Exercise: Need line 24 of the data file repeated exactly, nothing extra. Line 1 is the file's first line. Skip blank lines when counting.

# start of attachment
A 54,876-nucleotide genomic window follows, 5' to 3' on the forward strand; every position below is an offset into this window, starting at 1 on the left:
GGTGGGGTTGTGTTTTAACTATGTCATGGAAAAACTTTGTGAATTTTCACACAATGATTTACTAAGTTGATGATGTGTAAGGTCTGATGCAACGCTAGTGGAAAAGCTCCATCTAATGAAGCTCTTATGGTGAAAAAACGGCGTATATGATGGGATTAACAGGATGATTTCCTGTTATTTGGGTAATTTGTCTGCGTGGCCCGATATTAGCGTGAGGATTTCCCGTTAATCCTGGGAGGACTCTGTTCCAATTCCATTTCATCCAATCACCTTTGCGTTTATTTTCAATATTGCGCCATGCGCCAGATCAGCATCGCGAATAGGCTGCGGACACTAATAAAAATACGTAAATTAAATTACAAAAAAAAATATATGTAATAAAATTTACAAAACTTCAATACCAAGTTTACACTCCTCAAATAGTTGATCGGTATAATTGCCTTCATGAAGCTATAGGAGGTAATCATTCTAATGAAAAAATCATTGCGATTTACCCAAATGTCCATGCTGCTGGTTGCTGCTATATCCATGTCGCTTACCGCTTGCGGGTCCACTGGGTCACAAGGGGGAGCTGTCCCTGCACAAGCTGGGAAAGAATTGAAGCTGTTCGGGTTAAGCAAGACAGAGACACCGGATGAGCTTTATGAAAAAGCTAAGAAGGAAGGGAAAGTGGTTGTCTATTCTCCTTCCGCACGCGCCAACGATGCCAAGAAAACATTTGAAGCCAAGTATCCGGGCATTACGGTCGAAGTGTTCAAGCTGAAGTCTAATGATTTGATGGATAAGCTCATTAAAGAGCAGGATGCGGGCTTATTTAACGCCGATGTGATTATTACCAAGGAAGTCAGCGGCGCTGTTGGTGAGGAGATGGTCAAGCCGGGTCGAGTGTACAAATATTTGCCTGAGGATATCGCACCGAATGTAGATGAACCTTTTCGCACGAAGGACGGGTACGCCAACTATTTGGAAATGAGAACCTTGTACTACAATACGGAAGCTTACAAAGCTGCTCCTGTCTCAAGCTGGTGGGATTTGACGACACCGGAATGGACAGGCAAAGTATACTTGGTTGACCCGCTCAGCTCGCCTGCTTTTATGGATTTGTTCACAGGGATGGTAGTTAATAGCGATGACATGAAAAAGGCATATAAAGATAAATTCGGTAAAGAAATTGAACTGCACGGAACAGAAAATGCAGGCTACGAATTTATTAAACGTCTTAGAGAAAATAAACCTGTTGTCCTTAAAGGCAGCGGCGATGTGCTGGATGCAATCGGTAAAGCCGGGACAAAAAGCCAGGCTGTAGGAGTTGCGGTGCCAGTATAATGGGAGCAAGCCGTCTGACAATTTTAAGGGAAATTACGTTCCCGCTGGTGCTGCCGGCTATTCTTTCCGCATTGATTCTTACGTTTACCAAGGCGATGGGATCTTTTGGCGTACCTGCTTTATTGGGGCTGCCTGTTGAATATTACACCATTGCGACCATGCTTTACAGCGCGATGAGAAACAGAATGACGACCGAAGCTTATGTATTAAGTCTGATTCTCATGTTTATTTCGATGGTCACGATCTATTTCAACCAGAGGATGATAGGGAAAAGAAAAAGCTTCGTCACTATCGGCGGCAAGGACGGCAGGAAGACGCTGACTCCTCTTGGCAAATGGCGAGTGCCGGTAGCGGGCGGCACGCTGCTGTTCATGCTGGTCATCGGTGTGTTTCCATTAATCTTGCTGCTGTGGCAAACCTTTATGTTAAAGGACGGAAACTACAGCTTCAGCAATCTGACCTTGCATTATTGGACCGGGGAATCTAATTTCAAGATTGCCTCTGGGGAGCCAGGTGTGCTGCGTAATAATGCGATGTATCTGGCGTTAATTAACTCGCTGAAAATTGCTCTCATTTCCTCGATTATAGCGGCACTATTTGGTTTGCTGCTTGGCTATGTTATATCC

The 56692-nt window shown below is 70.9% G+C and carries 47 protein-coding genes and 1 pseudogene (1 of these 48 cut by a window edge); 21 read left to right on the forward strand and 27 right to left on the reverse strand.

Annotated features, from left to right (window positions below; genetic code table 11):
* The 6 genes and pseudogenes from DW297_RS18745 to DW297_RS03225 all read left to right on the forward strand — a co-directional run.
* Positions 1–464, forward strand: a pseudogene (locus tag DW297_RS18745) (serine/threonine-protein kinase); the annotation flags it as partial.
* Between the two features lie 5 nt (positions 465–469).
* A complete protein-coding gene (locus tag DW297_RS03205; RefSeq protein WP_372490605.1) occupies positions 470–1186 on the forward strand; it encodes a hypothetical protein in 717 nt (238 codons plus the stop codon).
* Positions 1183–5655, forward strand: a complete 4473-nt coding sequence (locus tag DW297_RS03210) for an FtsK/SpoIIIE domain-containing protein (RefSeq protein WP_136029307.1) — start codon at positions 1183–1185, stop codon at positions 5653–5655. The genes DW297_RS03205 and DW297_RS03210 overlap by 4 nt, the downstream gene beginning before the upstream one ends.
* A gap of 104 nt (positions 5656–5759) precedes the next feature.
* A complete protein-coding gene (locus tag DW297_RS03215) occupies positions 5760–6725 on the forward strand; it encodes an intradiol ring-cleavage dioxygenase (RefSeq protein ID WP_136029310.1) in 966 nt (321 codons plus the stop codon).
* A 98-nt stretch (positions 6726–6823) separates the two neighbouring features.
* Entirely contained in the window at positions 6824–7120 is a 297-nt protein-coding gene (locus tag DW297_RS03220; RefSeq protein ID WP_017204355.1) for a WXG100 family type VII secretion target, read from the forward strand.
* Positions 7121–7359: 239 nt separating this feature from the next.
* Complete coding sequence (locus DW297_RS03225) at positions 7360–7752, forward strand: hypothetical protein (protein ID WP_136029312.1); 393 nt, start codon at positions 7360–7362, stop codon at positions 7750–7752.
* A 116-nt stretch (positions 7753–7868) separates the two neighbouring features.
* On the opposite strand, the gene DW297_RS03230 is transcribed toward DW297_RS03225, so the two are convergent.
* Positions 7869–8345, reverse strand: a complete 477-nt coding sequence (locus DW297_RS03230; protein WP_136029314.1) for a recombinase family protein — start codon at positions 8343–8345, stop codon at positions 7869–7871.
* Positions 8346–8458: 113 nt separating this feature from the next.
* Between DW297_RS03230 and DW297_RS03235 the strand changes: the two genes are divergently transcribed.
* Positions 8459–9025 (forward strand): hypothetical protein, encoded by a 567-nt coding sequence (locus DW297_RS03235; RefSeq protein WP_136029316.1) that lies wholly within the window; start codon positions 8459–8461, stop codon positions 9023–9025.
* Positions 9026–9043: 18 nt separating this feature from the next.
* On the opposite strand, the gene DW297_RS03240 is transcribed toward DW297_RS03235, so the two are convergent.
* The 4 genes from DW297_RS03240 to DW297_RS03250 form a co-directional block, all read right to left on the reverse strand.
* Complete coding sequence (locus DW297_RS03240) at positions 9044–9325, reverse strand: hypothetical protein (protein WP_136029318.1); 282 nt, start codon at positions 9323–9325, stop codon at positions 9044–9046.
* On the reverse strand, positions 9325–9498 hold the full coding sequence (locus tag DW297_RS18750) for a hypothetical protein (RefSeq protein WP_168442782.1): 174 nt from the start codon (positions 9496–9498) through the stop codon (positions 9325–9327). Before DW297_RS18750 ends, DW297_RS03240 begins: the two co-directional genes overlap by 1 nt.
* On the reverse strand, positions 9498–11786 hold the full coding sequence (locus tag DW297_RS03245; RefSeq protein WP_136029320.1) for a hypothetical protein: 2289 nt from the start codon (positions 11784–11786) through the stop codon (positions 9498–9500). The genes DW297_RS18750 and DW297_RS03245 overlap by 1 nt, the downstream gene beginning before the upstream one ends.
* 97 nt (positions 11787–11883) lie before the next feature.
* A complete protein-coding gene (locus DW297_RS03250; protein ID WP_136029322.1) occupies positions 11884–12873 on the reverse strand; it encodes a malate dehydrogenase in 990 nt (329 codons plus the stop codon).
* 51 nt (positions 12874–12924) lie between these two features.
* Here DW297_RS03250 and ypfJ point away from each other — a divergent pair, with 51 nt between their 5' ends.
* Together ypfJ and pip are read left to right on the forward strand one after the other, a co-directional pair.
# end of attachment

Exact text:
* The 4 genes from DW297_RS03240 to DW297_RS03250 form a co-directional block, all read right to left on the reverse strand.